VIRGINIA'S OYSTER INDUSTRY
Aquaculture is entrenched along Virginia's coasts—there are even islands built on oyster shells. The oyster industry is no stranger to hardships, though. In the 1970s and 80s, disease decimated natural oyster populations. Water pollution and urban runoff also took their toll. The industry has made a comeback, in part due to deliberate oyster aquaculture in hatcheries, which maintain selectively bred lines of oysters instead of gathering oyster larvae exclusively from the wild. Hatcheries carefully breed oysters, grow the larvae, and then sell the larvae to oyster farmers. The farmers then grow the oysters until they're large enough to be sold commercially and eaten. “It requires this application of science," Mike Congrove, a hatchery operator, says. "We have to build systems around the biological needs of the oysters at different life stages, but in a way that’s cost-effective.”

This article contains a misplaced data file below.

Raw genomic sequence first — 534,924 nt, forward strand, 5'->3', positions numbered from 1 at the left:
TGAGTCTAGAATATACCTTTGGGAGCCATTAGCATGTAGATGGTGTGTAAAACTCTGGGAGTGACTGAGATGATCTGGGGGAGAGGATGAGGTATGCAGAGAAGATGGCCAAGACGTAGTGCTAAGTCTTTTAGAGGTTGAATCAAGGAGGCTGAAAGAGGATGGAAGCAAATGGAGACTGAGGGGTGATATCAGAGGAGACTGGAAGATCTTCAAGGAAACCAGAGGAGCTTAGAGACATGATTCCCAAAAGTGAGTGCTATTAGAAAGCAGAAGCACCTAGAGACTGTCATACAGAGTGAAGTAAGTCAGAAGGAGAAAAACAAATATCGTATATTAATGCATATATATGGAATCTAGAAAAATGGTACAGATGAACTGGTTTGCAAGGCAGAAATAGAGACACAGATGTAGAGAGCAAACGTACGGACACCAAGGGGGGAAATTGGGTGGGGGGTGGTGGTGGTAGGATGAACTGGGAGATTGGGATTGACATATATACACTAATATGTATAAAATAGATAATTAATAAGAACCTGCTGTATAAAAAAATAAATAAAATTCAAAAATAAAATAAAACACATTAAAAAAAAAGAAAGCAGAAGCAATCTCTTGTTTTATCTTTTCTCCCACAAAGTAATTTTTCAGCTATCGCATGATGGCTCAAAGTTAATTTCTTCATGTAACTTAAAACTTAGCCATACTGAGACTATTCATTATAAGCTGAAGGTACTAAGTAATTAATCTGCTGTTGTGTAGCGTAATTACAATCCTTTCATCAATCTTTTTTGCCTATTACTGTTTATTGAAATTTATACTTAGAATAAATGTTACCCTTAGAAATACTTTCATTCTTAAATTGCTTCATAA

Carryover effects can stunt growth for adult oysters, so knowing how hatchery water conditions impact the oysters later in life will help hatchery operators like Congrove provide the best product. “From our perspective, we think it’s really important to have the knowledge of how our seeds are going to perform in the hands of our customers," Congrove says.
“As a hatchery, we’re just trying to get the best product into the customers’ hands that we can. Getting an idea of how that oyster’s going to perform in areas that might be different from where we’re producing it is helpful," Congrove says. "We’re operating at this middle salinity area here, but a lot of our customers are much lower and much higher than we are. So the carryover study—looking at the seed produced at various salinity regimes and grown-out in various salinity regimes—that’s important to us."